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Central African Republic Losing the Next Generation


FILE - Fighters from a Christian militia movement known as the "anti-balaka" display their makeshift weaponry in the village of Boubou, halfway between the towns of Bossangoa and Bouca, in the Central African Republic. (AP Photo/Florence Richard)

FILE - Fighters from a Christian militia movement known as the "anti-balaka" display their makeshift weaponry in the village of Boubou, halfway between the towns of Bossangoa and Bouca, in the Central African Republic. (AP Photo/Florence Richard)

The Central African Republic has been unsettled since 2013. First, the Seleka rebel group ousted the government. The Seleka fighters were mostly Muslim. Christian militias answered with rebel attacks. Thousands of people have been killed in the fighting. Millions have been forced from their homes.

Among the victims are children whose parents died or have gone missing. For these boys and girls, joining an armed group is one of the only ways to find protection.

A boy named Jerome said he joined a militia when an opposing group attacked his village. Some people were burned in their homes. Others were shot when they sought to run away.

“I’ll never forget that day,” he says. “The Seleka killed my uncle. That pushed me to join the anti-balaka militia.”

The anti-balaka is a coalition of armed groups opposed to the Seleka rebels. Another boy, Serge, joined the anti-balaka just before it attacked the capital in December 2013.

He says, “I was a good fighter. Fearless. The commander liked me.”

Serge says he is 17 years old. But he has a boy’s face and a thin body. He looks much younger.

Most children in the armed groups are teenagers. Some are younger than 10.

Serge says children’s ages and sizes help to determine their positions in the armed groups. Strong boys such as Serge might become fighters. Younger children clean up.

Judith Léveillée is a deputy representative of UNICEF, the United Nations’ Children’s Fund. She said the number of children who are part of armed groups has risen over the past few months. She says that up to 10,000 children have ties to the armed groups. Some have been part of the militias for two years.

“In some cases, they’ve gone so far in the level of atrocities that it’s very difficult for them to return to where they are from. If we don’t accelerate and respond to the needs, there is a risk there will be a lost generation in this country.”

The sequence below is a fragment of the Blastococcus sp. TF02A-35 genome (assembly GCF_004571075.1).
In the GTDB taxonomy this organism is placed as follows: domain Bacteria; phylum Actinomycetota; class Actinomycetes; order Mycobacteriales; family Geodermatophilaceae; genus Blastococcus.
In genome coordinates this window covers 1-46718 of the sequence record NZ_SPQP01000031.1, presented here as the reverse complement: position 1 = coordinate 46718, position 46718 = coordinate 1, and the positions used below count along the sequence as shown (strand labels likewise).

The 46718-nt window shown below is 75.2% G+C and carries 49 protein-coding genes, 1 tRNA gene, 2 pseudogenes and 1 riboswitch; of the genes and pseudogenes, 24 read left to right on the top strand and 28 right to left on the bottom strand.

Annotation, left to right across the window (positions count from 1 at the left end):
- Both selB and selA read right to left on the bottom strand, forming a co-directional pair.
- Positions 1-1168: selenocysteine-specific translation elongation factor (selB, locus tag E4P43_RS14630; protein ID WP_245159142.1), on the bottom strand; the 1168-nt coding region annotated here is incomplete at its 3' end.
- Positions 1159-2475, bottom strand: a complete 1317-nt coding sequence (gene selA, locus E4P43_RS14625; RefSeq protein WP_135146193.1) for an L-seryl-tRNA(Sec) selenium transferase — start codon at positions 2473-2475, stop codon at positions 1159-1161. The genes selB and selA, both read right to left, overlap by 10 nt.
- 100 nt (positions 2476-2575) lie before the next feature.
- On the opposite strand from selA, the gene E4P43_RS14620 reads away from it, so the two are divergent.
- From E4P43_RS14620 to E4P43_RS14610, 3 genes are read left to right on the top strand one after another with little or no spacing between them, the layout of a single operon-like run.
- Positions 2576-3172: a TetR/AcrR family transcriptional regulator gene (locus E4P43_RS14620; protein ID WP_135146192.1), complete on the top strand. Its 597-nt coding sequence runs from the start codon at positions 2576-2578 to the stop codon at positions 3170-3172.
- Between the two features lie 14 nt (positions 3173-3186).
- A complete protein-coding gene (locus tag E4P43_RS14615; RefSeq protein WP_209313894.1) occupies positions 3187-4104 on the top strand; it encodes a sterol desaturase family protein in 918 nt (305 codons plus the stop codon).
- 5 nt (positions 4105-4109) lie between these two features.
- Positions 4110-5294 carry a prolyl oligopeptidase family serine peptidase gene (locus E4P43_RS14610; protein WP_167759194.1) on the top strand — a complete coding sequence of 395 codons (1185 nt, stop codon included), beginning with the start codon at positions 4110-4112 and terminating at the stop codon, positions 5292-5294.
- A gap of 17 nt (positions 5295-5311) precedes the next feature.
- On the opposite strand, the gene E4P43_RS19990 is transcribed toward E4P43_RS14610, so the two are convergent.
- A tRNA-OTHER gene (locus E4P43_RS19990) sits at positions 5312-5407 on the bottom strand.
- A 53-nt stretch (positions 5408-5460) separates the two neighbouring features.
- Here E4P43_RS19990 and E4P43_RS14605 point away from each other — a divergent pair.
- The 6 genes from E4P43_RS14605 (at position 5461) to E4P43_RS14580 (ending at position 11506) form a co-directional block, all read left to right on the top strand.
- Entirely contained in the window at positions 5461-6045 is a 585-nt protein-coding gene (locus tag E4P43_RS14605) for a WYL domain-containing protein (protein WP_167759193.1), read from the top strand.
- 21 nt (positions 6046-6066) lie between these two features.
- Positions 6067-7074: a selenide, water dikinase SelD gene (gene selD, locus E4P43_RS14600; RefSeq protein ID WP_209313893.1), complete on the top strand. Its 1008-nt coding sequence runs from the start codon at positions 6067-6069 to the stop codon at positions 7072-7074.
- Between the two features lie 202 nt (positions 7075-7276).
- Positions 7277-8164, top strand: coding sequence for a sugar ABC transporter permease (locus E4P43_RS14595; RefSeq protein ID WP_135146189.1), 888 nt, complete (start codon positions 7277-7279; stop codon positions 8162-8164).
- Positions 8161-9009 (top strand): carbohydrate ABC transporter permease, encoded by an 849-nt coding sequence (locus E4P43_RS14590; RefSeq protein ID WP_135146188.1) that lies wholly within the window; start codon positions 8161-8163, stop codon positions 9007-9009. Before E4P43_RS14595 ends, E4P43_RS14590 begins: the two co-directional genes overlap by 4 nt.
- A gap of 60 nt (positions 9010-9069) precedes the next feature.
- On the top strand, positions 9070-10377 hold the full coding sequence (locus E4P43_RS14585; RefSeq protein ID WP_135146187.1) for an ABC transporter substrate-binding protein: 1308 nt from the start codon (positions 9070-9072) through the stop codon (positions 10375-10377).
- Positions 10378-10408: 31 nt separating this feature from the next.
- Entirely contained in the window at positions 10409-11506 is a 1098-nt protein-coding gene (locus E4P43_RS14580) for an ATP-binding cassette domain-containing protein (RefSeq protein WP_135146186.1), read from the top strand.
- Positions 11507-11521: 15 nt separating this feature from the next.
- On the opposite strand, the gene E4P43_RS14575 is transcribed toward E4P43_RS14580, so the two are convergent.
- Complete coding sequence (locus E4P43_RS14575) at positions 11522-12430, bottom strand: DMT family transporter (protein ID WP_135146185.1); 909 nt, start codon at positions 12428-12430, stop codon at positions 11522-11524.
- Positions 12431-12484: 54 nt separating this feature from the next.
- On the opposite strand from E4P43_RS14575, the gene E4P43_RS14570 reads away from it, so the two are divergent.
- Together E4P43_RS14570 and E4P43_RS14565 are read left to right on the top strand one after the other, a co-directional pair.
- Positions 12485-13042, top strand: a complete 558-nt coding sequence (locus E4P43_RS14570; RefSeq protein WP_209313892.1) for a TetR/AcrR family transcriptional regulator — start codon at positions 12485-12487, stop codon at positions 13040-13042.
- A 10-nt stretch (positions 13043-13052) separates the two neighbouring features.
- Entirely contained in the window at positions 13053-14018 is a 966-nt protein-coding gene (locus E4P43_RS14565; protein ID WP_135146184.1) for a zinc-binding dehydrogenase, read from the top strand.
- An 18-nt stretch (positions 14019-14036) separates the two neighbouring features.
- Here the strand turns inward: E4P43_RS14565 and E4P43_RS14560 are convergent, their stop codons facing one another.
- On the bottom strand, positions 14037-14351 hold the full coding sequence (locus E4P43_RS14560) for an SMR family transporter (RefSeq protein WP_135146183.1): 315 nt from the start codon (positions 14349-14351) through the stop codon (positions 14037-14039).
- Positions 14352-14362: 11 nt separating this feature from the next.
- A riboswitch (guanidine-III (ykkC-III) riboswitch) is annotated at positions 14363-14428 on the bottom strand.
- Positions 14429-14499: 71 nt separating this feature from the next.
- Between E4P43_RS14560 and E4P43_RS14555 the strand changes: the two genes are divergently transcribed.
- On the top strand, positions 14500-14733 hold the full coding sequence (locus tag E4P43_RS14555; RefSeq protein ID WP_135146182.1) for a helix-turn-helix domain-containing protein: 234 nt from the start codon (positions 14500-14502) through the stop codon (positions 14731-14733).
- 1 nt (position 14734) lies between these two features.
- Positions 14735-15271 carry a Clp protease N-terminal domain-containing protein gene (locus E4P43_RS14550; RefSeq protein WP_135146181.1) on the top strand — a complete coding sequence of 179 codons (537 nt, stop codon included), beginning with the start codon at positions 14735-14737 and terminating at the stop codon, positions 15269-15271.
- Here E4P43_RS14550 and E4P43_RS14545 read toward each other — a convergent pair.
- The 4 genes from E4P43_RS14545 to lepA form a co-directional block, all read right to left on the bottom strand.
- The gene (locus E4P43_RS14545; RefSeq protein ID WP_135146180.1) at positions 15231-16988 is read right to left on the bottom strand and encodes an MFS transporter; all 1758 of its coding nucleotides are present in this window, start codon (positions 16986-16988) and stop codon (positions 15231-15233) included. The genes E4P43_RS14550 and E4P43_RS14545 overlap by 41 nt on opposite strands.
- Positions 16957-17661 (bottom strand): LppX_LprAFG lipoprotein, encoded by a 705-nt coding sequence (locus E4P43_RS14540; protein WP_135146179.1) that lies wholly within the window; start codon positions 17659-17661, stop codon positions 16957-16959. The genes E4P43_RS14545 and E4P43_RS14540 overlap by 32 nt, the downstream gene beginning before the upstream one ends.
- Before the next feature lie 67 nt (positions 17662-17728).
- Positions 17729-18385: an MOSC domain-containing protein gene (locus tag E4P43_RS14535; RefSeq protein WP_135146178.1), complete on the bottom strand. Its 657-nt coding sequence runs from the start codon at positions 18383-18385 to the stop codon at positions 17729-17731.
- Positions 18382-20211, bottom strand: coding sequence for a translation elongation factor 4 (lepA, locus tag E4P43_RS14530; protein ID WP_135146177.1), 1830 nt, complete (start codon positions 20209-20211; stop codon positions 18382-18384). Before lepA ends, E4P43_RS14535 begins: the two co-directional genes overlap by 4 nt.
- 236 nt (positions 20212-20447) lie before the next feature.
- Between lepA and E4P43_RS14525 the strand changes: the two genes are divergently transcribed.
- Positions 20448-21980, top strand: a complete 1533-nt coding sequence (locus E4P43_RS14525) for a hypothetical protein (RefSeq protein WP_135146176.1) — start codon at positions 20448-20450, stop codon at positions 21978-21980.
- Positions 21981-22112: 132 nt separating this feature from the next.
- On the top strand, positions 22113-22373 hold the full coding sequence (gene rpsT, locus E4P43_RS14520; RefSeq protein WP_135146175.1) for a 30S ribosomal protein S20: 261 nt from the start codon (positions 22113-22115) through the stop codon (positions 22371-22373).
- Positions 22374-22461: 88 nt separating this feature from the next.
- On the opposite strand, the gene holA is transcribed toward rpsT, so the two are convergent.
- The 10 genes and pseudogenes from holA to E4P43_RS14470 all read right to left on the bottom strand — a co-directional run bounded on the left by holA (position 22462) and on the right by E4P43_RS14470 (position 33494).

UNICEF has negotiated with the groups to release about 1,400 of the children, including Jerome and Serge. One fifth of the children being released are girls. Ms. Léveillée says they were used as cooks, cleaners or were given to commanders to marry.

“They do all the camp chores, but also act as sex slaves or they get under the protection of one of the commanders. Sometimes they get pregnant. Some are really young, 10, 12, 14 years old. When they are released from the armed groups we really have to pay attention to their needs and to make sure to provide them with support so that they can earn a living or go back to school and care for their child.”

Ms. Léveillée says the children need a chance to re-join their families. But for some, like Jerome, returning to his mother and father is not possible.

Serge is not in contact with his family either, and he does not know what is happening in his hometown. He said when he was with the anti-balaka group, he wore a rebel uniform that made people respect him. He felt like a man.

If the battle continues, he said, and the group needs him, he will join the anti-balaka again.

I’m Kelly Jean Kelly.

*This report was based on a story from reporter Katarina Hoiji in Bangui. Kelly Jean Kelly wrote the story for VOA Learning English. George Grow was the editor.

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Words in this Story

rebeladj. acting against a government or power, often with force

militiasn. armies of citizens instead of professional soldiers; private armies

villagen. a very small town

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